the supply of desirable timber, both pine and hard-wood, has materially-diminished within the last twenty-five years. As a natural consequence, the price has everywhere advanced, and a further advance is as natural and inevitable, unless effective measures are taken to check the waste of our forests and to restore them to their proper dimensions. The necessity of vigorous action in regard to this matter is beginning to be felt. In the sparsely wooded districts of the West this is particularly true. The Legislatures and agricultural societies of several of the States have already taken important action on the subject. Laws have been enacted for the protection of the existing forests from destruction by fires, and for encouraging the planting of trees. The national Congress has also, within a few years, made enactments both for the repression of timber-thieving on the public lands and to encourage the planting of timber-trees.
The enactments of Congress for the purpose of encouraging timber-planting, while they have marked a step in the right direction, have not been so effective as they might have been. This has resulted in part through evasion of the laws by speculators, who have only made a pretense of planting while their real object was to get possession of land which they could sell at a profit for agricultural purposes, and in part because the requisitions of the law were too onerous to be complied with by settlers without capital. The latter was of course unintentional. But this, as well as other defects of the timber-culture acts, came as the natural result of our ignorance in this country of the whole matter of tree-planting. We know enough to plant apple and peach trees in orchards, and a row of maples or elms, occasionally, along the road-side, for shade and ornament. But of the cultivation of trees on the large scale, in masses, as they grow in the native forests, few among us know anything. A planted forest is a thing almost unknown here. The chances are that, among the members of Congress who framed the timber-culture acts, not one had any practical knowledge of the subject. The whole matter is new to us, and we have hardly any experience for our guide. For our knowledge we must go abroad, where the subject is treated with the greatest and most scientific attention, as we have lately shown ("Popular Science Monthly," July, 1881). In France and Germany, and other European countries, one of the principle bureaus of government is that having charge of the forests and rivers. Its annual reports are looked for and read with interest, as having important bearings upon the revenue as well as upon the health of the people and the agricultural and commercial resources of the country.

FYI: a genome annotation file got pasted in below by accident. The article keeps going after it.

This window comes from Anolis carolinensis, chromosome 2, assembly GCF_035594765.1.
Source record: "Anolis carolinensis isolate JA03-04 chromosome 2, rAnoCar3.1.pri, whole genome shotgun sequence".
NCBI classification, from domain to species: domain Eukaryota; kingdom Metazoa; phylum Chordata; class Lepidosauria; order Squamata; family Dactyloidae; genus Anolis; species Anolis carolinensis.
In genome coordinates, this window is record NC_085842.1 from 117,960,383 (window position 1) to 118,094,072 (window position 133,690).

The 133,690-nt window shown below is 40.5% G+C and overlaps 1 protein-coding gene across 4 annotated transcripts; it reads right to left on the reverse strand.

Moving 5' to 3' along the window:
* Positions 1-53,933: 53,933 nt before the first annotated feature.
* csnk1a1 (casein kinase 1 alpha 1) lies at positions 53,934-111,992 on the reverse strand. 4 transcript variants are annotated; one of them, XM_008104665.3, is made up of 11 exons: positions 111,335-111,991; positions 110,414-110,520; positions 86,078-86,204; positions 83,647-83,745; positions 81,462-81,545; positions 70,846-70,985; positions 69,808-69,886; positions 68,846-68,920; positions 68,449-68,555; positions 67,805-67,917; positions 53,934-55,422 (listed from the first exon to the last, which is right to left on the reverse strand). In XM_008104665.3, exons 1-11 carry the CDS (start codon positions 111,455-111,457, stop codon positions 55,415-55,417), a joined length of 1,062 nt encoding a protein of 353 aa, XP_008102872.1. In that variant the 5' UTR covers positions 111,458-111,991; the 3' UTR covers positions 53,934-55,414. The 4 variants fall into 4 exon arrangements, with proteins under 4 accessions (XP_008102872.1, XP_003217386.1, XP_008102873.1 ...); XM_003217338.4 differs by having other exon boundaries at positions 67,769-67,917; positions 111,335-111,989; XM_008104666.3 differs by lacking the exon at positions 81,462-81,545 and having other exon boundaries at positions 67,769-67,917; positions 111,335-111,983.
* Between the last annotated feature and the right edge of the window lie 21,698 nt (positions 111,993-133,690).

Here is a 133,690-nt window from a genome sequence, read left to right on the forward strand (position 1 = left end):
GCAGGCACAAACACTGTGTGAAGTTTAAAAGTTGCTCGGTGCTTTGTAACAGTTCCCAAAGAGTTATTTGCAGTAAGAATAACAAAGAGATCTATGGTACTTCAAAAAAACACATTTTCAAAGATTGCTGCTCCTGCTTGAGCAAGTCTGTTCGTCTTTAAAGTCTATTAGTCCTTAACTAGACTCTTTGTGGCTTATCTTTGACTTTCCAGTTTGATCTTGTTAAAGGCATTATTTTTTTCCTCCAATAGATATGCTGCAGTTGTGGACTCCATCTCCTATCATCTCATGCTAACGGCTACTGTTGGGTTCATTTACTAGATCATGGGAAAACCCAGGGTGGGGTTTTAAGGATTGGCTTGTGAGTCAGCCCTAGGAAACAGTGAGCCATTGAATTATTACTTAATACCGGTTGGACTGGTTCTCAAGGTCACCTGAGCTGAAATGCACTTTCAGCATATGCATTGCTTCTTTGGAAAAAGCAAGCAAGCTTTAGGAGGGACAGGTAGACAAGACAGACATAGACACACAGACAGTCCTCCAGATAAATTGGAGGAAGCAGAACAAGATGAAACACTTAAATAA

It is a happy thing for us that, as we are waking up to the necessity not only of checking the wasteful consumption of our existing forests but of planting new ones, we have the experience and careful study of the subject by European nations to aid us. For, although their physical conditions are in many respects different from our own,